Nothing signifies the arrival of spring in the District quite like the blooming of the cherry blossoms, an event that has spawned a three-week festival celebrating the occasion. More than 1.5 million visitors descend upon Washington, DC each year to admire the 3,000-plus trees. The festival, full of events that honor both the American and Japanese cultures, represents a close bond forged between the United States and Japan that began with Tokyo Mayor Yukio Ozaki’s gift of the trees back in 1912.
The 2015 National Cherry Blossom Festival takes place from March 20 through April 12.
The "peak bloom" is the magical moment visitors want to be on hand for during the cherry blossom season. The peak bloom date is defined as the day when 70 percent of the trees surrounding the Tidal Basin have opened their buds, creating an unforgettable sea of pink and white. The National Park Service is responsible for measuring the growth of the buds of the trees, and each year. the service gives a peak bloom prediction. On average, the peak bloom is on April 4, but that date changes year to year. For instance, 2012’s peak bloom occurred on March 20 due to unseasonably warm weather and then on April 10 in 2014 due to a cold winter.
The blooming period, when 20 percent of the blossoms are open before the petals and leaves fall, can last up to 14 days, depending on weather conditions. "Forecasting peak bloom is almost impossible more than 10 days in advance," according to the National Park Service. Follow along on NPS's Bloom Schedule for this year's bloom predictions.
The National Cherry Blossom Festival isn't just a celebration of the blossoms—it's a three-week-long cultural festival held all over the city. Get things started on March 20 at the Pink Tie Party—a fundraiser featuring cocktails (with accompanying attire), cuisine, live music and dancing. The Opening Ceremony, a free event held on March 21 at the Warner Theatre, includes traditional and contemporary performances from American and Japanese artists, kicks off the festival in style. Other popular events include the Blossom Kite Festival (March 28), Southwest Waterfront Fireworks Festival (April 4) and the National Cherry Blossom Festival Parade presented by Events DC (April 11), which is followed by the Sakura Matsuri Japanese Street Festival. For a full list of featured events, click here.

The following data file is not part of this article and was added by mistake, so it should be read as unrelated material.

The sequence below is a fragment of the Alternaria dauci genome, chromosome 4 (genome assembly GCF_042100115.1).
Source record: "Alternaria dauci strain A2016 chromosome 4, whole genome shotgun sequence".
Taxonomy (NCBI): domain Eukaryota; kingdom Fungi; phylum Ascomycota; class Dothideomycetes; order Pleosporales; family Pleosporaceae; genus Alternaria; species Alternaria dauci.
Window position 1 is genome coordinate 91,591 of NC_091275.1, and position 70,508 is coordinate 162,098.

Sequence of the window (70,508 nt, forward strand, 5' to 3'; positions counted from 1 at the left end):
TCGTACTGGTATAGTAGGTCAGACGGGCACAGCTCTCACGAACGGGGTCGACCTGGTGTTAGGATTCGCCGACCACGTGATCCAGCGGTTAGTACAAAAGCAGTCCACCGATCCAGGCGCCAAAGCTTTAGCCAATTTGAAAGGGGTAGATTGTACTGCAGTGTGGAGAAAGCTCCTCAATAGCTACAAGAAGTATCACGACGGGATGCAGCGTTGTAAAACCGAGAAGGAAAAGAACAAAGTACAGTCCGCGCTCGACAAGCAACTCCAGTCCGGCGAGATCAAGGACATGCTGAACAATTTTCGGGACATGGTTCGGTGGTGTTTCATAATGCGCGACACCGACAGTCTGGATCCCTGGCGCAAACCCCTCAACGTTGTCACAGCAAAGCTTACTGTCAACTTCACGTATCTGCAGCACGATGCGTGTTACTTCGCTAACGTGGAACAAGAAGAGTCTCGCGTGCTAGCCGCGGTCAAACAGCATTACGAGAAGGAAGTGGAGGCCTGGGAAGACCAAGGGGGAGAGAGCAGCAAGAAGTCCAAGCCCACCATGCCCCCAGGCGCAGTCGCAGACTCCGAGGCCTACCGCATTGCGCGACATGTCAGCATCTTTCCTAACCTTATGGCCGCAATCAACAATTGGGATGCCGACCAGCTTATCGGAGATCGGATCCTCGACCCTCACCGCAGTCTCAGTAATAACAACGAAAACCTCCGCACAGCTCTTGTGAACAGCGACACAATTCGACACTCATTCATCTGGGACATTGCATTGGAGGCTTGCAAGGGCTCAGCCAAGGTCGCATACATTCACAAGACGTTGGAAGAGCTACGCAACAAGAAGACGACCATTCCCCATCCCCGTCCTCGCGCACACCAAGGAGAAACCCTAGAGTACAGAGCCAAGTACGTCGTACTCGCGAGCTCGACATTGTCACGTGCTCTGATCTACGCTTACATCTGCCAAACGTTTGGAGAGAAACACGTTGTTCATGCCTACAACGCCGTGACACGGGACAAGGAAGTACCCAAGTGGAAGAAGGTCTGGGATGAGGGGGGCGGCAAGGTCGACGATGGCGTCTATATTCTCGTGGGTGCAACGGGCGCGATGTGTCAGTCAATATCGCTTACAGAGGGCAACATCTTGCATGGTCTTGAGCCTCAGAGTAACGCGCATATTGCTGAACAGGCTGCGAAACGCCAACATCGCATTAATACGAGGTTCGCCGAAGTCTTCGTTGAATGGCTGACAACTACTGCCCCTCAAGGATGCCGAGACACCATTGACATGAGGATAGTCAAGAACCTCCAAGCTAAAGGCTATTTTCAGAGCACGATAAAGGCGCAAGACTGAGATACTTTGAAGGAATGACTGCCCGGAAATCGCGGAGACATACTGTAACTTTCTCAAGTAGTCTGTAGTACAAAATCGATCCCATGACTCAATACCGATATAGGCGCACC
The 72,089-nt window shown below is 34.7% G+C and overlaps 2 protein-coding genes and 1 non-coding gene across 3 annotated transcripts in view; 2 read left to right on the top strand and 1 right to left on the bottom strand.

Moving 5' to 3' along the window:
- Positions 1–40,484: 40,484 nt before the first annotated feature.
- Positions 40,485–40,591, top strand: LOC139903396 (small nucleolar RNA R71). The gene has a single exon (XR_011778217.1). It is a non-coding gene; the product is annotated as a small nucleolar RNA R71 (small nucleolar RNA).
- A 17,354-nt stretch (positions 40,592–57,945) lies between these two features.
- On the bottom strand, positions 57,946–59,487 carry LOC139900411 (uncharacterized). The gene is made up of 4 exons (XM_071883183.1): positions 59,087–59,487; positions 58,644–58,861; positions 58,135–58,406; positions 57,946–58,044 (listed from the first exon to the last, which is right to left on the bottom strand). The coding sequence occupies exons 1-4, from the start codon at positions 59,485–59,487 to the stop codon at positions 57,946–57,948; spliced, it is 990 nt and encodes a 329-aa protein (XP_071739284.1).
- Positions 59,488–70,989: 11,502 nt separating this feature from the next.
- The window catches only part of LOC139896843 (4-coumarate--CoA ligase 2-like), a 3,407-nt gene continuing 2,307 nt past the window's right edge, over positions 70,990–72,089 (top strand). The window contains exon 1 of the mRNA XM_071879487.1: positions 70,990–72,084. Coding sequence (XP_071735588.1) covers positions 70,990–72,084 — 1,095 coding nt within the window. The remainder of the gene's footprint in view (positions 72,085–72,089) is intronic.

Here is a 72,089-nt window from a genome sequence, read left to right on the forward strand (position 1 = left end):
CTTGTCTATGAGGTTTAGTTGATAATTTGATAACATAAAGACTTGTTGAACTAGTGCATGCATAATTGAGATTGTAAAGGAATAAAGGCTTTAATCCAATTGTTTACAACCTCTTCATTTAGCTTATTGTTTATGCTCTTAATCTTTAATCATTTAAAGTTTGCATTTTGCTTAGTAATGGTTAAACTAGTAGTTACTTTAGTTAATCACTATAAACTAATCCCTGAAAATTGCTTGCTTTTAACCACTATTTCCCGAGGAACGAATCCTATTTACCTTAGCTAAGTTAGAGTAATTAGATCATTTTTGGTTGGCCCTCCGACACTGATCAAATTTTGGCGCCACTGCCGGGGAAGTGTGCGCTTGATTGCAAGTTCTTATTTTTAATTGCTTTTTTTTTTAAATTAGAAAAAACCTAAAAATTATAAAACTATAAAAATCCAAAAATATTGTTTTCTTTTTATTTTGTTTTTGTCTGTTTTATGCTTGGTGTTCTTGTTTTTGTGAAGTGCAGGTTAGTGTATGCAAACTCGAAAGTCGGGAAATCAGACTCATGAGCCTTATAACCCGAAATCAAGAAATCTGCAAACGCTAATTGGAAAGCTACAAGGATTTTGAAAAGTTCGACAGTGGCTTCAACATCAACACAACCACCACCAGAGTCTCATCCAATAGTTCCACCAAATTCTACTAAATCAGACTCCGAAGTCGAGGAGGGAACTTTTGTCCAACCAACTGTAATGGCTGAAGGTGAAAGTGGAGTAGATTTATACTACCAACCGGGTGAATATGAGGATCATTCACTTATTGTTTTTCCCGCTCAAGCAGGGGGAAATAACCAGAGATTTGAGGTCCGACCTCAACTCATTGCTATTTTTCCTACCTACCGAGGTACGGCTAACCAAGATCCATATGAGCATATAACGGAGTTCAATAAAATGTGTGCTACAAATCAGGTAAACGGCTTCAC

Washington, DC hotels get into the spirit of season with spring- and cherry blossom-themed room packages. When planning your stay this year, weigh the usual decisions—king-size bed or two queens, or proximity to the Tidal Basin—with exclusive bonuses, including bottles of Champagne, cherry-inspired goodie bags and cherry-blossomed themed cocktails. For a list of all the participating hotels, click here.
The first donation of 2,000 trees, received in 1910, was burnt to the ground on orders from President William Howard Taft. Insects and disease had infested the gift, but after hearing about the plight of the first batch, the Japanese mayor sent another 3,020 trees to DC two years later.
First Lady Helen Herron Taft planted the first tree in West Potomac Park. Many First Ladies, including Mamie Eisenhower, Lady Bird Johnson, Hillary Clinton and Laura Bush, have officially commemorated the blossoms. On March 27, 2012, Michelle Obama took up the cause by planting a cherry tree to mark the centennial of the blossoms.
One of the earliest recorded peak blooms occurred on March 15, 1990, while the latest recorded peak bloom occurred on April 18, 1958.
The majority of the cherry blossom trees around the Tidal Basin are of the Yoshino variety. But another species, the Kwanzan, usually blooms two weeks after the Yoshino trees, giving visitors a second chance to catch the blossoms.